• used advanced analytical and survey techniques
  • enhanced the Bank’s modelling capabilities

Shifting the Bank’s communications strategy

In conjunction with the shift in the stance of monetary policy, the Bank worked harder than ever to communicate with Canadians—with a particular emphasis on reaching broader audiences. Through speeches, press conferences and interviews, Bank officials prepared Canadians for higher interest rates, while explaining both their intended impact and the rationale behind them. The greater use of English and French television interviews and social media helped the Bank reach Canadians in both official languages.

Learning lessons

The pandemic and the associated economic crisis have provided many lessons for policy-makers:

  • While its monetary policy tools supported demand during the COVID‑19 pandemic, the Bank underestimated supply challenges. Supply did not recover alongside demand because waves of the pandemic hit various parts of the world at different times.
  • The forces driving demand diverged greatly across sectors, making it challenging for the Bank’s economic models to accurately predict the rise in inflation. A more detailed understanding is needed about the balance between demand and supply when this divergence occurs.
  • Supply disruptions cause increased inflationary pressures when the economy is overheated. Typically, supply shocks affect inflation temporarily, and central banks look past them. But, with the economy in excess demand, the inflation response to supply shocks was faster and more pronounced than expected.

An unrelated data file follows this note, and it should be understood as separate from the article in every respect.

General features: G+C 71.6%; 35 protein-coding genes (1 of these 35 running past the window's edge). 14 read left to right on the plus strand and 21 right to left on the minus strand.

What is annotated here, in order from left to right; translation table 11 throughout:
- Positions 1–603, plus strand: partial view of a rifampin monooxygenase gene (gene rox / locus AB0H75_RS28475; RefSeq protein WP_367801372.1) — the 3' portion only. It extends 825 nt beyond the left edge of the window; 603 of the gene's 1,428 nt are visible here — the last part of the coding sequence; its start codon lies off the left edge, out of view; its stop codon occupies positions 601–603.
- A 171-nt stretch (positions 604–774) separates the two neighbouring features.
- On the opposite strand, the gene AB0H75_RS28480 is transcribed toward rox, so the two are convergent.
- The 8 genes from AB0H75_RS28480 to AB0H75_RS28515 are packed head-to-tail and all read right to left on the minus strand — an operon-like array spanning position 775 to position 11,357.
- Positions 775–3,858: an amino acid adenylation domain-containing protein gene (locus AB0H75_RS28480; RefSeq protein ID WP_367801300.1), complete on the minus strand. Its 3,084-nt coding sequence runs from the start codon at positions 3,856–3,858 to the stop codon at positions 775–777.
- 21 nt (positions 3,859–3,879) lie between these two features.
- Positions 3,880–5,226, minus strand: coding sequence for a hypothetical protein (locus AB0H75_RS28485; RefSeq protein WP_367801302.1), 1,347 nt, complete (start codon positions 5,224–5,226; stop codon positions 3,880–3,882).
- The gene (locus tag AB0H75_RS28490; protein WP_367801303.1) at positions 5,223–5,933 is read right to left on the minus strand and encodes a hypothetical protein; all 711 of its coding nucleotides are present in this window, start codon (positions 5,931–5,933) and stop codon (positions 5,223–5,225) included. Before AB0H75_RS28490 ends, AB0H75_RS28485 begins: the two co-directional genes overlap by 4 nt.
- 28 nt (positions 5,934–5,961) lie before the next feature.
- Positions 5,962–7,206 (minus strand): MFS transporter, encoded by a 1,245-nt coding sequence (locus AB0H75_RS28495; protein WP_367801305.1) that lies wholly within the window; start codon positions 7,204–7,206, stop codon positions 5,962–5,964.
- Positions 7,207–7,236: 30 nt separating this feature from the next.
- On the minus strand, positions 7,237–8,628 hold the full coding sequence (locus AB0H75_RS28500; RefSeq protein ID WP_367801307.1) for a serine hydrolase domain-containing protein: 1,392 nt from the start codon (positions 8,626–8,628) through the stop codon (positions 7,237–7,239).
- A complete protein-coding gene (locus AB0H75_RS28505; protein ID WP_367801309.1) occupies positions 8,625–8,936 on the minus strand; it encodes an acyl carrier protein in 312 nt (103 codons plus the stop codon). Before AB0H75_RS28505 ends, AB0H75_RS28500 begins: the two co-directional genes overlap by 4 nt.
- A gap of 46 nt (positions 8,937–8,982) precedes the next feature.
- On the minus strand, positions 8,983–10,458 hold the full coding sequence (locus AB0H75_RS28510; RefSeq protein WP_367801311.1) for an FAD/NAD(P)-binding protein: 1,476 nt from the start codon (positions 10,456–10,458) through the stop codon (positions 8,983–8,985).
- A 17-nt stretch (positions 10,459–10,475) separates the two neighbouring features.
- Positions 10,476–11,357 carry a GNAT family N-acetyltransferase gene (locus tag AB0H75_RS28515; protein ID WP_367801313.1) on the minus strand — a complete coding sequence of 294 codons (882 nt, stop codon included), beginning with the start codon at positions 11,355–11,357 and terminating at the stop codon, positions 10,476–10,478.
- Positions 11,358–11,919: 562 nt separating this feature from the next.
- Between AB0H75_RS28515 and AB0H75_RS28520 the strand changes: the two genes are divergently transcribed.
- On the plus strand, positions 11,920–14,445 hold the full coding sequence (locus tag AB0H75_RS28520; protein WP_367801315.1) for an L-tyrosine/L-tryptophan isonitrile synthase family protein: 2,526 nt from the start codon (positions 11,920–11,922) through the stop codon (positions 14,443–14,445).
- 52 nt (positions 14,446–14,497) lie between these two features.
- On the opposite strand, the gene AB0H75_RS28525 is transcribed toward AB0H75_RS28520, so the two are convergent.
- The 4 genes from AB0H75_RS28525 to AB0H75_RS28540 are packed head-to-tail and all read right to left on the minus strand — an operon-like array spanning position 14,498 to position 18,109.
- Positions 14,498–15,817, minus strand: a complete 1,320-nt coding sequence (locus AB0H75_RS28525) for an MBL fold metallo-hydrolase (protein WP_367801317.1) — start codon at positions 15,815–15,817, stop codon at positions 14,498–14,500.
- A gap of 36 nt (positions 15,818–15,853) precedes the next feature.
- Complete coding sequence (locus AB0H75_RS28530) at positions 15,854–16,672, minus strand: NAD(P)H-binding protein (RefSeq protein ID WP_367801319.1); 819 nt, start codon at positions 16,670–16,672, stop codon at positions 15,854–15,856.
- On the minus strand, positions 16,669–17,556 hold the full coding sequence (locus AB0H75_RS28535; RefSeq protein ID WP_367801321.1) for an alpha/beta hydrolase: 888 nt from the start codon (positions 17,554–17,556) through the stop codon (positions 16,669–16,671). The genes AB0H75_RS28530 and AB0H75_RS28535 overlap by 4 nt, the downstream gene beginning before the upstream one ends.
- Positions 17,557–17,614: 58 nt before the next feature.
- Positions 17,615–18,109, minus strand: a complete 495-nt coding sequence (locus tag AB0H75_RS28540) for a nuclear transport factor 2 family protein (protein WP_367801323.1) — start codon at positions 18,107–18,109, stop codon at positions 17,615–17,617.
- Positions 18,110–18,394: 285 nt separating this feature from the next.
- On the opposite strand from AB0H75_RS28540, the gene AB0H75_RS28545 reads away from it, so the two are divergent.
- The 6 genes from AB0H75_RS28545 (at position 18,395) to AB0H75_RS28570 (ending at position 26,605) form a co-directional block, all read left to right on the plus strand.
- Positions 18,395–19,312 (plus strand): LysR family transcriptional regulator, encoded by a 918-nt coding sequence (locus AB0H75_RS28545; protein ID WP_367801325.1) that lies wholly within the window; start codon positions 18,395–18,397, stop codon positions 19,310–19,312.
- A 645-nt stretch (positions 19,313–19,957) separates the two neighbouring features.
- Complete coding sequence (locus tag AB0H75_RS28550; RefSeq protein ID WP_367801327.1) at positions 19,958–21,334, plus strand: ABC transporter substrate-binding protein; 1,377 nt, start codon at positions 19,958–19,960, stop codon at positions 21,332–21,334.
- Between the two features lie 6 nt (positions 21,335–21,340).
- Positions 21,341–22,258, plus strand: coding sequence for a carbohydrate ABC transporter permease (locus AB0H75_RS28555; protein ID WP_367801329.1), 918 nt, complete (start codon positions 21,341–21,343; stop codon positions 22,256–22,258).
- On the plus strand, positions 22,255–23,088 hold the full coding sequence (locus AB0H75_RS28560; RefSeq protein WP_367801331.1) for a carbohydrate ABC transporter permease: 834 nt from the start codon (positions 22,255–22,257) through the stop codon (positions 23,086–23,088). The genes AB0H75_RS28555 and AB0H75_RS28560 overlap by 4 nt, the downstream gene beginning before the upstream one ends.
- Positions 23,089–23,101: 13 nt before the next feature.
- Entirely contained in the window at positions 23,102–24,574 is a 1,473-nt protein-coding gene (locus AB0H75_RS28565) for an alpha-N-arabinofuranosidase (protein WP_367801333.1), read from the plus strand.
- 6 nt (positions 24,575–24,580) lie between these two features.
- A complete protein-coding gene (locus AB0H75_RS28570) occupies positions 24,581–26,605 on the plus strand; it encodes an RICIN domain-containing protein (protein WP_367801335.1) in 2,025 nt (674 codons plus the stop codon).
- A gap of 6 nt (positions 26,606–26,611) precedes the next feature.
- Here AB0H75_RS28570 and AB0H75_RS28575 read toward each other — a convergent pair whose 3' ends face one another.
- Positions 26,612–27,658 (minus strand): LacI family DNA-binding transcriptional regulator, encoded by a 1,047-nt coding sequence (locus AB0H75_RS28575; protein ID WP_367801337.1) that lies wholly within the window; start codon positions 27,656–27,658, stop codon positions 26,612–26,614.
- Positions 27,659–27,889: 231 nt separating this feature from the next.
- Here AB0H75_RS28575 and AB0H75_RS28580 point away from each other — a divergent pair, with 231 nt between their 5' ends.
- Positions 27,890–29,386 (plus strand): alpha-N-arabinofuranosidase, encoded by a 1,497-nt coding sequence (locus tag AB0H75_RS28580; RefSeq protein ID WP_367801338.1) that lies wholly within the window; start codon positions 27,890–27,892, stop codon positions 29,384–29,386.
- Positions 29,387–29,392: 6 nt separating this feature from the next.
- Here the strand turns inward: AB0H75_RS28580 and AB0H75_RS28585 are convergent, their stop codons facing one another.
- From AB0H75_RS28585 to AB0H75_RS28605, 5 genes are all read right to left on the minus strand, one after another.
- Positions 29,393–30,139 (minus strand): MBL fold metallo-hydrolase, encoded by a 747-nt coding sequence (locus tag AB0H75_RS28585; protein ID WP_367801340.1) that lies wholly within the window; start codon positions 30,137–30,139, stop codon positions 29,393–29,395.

The Bank is already applying these lessons to improve its monetary policy decisions.

Looking forward

The Bank’s top priority in 2023 remains getting inflation back to the 2% target. It has indicated that future decisions about the policy rate will depend on incoming data and judgments about the outlook for inflation.

The Bank is watching closely to see how:

  • the economy responds to higher interest rates
  • supply chain bottlenecks resolve
  • businesses pass on changes in costs to consumers
  • measures of core inflation evolve to gauge underlying inflationary pressures
  • inflation expectations behave, because keeping them well anchored is critical to restoring price stability

The Bank also remains focused on communicating clearly and openly with Canadians while continuing to learn and adapt as the economy experiences what is expected to be a period of very slow growth.

More information

Expecting the unexpected: Central bank decision making in turbulent times (remarks by former Deputy Governor Timothy Lane)

The Bank of Canada: A matter of trust (remarks by Senior Deputy Governor Carolyn Rogers)

The perfect storm (remarks by Deputy Governor Toni Gravelle)

Macroeconomics of the 2020s: What we’ve learned, and what’s to come (remarks by Deputy Governor Paul Beaudry)

What’s happening to inflation and why it matters (remarks by Governor Tiff Macklem)

Economic progress report: More transparency in uncertain times (remarks by Deputy Governor Sharon Kozicki)

Putting the resolute in resolutions: Looking ahead to lower inflation (remarks by Governor Tiff Macklem)